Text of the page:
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Dr. Catherine Meeks – Fall Summit 2021

In the Fall of 2021 the Diocese of Easton hosted Dr. Catherine Meeks at our Annual Fall Summit.  Join the conversation by clicking through the videos below (recorded during our day together). Follow-up materials are available through our Diversity Awareness Commission using the links to the right.

Dr. Meeks is the Founding Executive Director of the Absalom Jones Episcopal Center for Racial Healing and Wesleyan College’s retired Clara Carter Acree Distinguished Professor of Socio-cultural Studies and Sociology. Dr. Meeks is the author of seven books, the most recent of which is Passionate for Justice: Ida B. Wells as Prophet for Our Time, co-written by Nibs Stroupe in 2019. Catherine brings four decades of experience to the work of transforming the dismantling racism. The core of her work has been with people who have been marginalized because of economic status, race, gender or physical ability as they pursue liberation, justice and access to resources that can help lead them to health, wellness and a more abundant life. This work grows out of her understanding of her call to the vocation of teacher as well as her realization that all of humanity is one family which God desires to unite.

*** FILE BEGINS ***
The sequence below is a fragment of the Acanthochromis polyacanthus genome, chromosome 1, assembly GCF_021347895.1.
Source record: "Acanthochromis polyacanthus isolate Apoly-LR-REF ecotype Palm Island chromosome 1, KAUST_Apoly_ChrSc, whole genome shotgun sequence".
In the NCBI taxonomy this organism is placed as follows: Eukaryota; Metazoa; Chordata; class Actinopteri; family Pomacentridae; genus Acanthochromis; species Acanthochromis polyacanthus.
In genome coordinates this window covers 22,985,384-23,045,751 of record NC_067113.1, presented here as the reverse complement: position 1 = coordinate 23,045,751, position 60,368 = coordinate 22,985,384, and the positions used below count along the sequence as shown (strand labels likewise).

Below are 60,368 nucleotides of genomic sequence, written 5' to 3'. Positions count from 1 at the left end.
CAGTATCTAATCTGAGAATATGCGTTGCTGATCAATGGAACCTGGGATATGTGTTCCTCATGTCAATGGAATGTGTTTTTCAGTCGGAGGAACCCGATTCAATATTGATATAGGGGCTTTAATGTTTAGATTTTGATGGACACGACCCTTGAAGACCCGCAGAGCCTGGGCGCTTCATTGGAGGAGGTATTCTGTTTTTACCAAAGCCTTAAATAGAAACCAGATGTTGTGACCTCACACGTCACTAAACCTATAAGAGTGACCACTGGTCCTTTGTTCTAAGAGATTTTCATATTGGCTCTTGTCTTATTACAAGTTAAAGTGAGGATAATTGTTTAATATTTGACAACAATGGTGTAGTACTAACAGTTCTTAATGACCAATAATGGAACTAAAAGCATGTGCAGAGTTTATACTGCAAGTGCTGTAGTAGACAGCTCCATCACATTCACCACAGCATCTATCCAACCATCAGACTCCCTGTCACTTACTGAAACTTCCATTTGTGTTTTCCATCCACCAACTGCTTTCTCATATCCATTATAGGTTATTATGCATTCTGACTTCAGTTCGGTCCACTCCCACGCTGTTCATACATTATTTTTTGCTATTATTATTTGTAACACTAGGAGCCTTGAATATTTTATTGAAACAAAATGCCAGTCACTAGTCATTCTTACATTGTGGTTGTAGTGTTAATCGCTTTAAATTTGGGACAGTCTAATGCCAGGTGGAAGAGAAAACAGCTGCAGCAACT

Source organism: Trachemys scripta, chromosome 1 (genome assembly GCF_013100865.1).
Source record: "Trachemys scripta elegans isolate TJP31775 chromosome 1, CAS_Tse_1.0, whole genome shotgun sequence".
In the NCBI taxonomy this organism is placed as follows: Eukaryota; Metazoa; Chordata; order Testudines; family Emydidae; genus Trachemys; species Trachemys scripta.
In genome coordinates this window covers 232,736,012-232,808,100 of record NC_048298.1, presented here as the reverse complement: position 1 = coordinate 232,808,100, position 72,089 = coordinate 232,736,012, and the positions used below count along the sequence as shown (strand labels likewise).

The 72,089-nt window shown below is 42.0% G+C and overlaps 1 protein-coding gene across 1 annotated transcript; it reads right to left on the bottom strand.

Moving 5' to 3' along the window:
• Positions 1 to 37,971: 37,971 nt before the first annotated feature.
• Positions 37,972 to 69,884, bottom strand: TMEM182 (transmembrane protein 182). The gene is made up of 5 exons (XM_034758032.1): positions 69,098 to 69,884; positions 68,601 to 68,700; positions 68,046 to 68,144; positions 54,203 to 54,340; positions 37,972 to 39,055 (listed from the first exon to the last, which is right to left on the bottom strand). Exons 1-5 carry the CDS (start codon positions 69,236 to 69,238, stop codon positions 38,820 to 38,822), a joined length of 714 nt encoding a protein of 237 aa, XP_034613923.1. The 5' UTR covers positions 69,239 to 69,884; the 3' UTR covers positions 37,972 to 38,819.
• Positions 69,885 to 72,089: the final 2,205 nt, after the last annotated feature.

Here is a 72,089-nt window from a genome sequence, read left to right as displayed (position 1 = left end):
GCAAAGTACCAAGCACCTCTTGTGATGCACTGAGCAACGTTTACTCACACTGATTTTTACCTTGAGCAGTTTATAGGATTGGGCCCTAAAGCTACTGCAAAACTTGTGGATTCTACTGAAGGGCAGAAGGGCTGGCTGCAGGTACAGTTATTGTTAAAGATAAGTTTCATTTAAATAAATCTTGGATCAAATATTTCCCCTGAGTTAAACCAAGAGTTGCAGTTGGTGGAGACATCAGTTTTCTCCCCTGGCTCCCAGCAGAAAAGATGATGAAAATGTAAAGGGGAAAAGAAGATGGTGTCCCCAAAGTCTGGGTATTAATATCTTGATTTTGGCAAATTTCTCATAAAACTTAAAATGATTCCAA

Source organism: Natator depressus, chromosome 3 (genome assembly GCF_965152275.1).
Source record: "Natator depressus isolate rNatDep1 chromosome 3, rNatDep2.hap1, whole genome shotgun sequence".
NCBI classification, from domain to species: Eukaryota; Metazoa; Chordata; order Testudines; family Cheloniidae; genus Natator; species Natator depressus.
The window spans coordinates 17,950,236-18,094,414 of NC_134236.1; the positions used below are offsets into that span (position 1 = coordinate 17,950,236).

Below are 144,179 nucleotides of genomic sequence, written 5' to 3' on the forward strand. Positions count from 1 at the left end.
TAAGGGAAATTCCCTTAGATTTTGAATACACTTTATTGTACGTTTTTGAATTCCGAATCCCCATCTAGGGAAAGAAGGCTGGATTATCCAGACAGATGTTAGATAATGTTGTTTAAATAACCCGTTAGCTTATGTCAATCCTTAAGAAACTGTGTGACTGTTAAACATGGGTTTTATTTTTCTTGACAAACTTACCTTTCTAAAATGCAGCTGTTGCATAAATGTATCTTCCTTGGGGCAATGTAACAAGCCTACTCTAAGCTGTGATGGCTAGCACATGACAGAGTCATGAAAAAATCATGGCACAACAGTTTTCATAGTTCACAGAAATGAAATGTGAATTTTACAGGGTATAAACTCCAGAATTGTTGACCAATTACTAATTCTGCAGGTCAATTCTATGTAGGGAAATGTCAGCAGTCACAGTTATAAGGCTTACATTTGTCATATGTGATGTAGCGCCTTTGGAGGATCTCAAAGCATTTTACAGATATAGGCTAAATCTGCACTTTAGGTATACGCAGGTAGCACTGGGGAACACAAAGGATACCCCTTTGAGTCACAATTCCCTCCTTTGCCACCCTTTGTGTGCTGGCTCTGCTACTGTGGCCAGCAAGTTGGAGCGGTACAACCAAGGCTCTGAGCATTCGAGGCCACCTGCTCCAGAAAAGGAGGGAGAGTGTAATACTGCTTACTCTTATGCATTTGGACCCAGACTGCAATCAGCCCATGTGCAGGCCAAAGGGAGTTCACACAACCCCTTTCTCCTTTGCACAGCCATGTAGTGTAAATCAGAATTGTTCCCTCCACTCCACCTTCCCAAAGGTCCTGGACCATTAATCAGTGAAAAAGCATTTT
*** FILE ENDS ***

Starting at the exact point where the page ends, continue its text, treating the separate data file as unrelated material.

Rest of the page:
Bishop Santosh Marray, Bishop of the Diocese of Easton, on the importance of engaging in this conversation on a regular basis. He shares his dreams for the Diocese as a healing and restorative place for all peoples in all times.



Catherine Meeks describes the nature of this work. What is it that we are talking about? What is God calling us to do? “This work is about Spiritual Formation and it is for our whole lifetime.”



How is poverty at play in this conversation?

What do we say when people are looking for “results” from these conversations?

Do we perpetuate the problem when we keep bringing it up?

Talk about your partnership with Nibs Stroupe, a white man, in co-authoring your book?


Dr. Catherine Meeks addresses the “Working Glossary” – linked here developed by the Absalom Jones Center and why it is important to work from the same definitions.

She also helps us see the interrelationship between the head and the heart.  The power of transformation – addressing our inner self – can often be the best work in being a change-maker.


Can you elaborate this work as a “spiritual journey” and how it relates to our baptismal covenant?

Comments on those who feel blamed or shamed?

The importance of engaging with our neighborhoods?

Interactions with people with whom we disagree?


Dr. Catherine Meeks closes the day with thoughts about next steps. “Be a half a shade braver…”